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Allegory is both a strategy for interpreting texts and a method for composing them. This book investigates the interplay between these interpretative and compositional traditions at critical points in their development.
Jon Whitman analyzes a range of works in which the allegorical impulse develops, from the Stoic moral essay and the Roman mythological epic to the Neoplatonic exegetical treatise and the Christian spiritual encyclopedia. By examining important changes in approach to the logic of a text, the design of the world, and the organization of events, Whitman shows how the interpretative and poetic strategies of allegory increasingly overlap and broaden in scope in antiquity and the early Middle Ages.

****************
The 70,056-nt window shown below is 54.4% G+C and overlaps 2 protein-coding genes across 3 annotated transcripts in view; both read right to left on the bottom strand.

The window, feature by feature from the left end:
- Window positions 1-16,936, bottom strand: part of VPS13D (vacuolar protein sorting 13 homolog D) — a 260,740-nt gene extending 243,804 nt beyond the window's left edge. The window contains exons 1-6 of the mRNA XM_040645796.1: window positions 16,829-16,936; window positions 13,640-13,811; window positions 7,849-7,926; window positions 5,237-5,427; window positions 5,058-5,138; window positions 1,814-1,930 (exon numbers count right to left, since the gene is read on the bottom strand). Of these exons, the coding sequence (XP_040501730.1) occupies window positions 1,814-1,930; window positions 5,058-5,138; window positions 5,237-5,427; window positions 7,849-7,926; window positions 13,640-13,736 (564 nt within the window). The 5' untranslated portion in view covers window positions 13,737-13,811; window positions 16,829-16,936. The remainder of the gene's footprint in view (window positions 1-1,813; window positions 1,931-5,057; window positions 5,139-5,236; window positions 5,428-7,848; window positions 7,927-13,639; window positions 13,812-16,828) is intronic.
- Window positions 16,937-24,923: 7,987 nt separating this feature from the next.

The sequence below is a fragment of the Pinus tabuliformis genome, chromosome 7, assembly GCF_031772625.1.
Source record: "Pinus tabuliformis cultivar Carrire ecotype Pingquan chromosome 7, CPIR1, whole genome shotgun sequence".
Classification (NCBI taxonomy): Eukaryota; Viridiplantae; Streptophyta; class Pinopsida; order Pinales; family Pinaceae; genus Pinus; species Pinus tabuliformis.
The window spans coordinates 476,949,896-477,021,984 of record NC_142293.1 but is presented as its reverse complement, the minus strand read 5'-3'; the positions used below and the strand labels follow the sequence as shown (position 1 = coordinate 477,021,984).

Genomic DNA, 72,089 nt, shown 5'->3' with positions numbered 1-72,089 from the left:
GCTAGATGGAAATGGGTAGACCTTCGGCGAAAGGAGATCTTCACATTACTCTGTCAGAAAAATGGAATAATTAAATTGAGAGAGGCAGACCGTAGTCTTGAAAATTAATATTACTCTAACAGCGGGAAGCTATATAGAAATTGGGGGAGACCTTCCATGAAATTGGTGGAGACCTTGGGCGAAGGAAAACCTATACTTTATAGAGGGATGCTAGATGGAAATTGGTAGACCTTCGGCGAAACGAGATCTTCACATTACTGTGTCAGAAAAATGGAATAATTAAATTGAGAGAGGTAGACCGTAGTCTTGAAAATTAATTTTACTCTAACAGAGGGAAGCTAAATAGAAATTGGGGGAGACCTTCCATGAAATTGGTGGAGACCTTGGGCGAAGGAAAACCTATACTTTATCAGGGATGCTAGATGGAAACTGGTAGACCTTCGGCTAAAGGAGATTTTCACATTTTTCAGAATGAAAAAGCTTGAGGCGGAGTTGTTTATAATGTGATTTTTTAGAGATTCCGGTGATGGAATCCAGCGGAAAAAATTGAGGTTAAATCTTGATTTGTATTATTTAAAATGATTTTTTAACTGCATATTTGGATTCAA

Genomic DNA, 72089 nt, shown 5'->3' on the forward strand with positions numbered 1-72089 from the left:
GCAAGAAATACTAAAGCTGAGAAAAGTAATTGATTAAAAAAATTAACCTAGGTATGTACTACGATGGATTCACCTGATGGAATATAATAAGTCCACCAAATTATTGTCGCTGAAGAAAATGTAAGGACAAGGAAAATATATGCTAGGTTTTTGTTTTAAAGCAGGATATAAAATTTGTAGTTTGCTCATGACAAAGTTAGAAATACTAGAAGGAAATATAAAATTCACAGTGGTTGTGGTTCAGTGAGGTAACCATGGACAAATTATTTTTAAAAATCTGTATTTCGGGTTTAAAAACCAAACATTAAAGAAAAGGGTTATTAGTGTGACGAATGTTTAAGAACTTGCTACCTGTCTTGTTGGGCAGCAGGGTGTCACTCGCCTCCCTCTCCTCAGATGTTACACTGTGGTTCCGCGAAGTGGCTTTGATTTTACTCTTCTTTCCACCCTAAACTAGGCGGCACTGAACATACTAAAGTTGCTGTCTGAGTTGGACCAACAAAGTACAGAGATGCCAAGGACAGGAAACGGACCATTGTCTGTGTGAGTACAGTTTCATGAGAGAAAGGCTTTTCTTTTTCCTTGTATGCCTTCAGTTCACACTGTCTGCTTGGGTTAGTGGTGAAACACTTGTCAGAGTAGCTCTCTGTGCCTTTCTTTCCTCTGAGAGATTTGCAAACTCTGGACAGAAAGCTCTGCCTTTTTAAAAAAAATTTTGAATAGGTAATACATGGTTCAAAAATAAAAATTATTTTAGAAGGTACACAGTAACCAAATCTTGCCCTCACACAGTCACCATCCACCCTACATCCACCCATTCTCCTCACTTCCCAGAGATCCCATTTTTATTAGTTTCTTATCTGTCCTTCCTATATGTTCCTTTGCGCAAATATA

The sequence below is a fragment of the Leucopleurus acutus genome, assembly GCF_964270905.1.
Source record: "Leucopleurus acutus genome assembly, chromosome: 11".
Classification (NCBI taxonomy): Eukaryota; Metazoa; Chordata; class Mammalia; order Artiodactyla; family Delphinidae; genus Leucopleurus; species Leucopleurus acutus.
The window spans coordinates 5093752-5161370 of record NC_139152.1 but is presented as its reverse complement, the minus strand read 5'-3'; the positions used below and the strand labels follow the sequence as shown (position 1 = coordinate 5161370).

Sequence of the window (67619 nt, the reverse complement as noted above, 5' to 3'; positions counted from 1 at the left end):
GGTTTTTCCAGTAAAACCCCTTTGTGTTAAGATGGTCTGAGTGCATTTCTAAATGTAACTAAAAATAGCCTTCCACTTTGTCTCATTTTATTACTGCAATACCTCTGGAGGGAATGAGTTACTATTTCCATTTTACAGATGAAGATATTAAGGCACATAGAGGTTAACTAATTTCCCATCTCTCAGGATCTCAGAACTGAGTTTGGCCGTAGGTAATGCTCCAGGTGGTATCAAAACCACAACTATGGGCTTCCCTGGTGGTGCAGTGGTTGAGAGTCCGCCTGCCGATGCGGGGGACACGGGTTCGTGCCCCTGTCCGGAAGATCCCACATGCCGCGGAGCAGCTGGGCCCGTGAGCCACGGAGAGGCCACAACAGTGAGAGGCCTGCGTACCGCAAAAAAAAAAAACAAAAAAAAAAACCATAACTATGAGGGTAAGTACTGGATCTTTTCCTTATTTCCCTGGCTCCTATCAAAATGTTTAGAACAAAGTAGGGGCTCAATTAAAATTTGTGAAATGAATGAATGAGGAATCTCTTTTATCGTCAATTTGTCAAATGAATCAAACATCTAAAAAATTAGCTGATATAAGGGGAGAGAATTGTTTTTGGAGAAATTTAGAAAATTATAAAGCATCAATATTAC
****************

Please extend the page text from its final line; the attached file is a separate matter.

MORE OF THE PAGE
He explains how his interaction acquires an intensive form in the twelfth-century Cosmographia, which explicates the story of creation by devising allegorical characters to act out the narrative. Relating this early convergence of analytic and imaginative methods to broader critical concerns, Whitman shows how allegory constantly promotes the reassessment of its own formulations, a process that stimulates the complex allegorical movement of the late Middle Ages. Students and teachers of literature, philosophy, and theology will appreciate this close analysis of ancient and medieval allegory, an investigation that combines important recent research with new perspectives on the interplay of early thought and expression.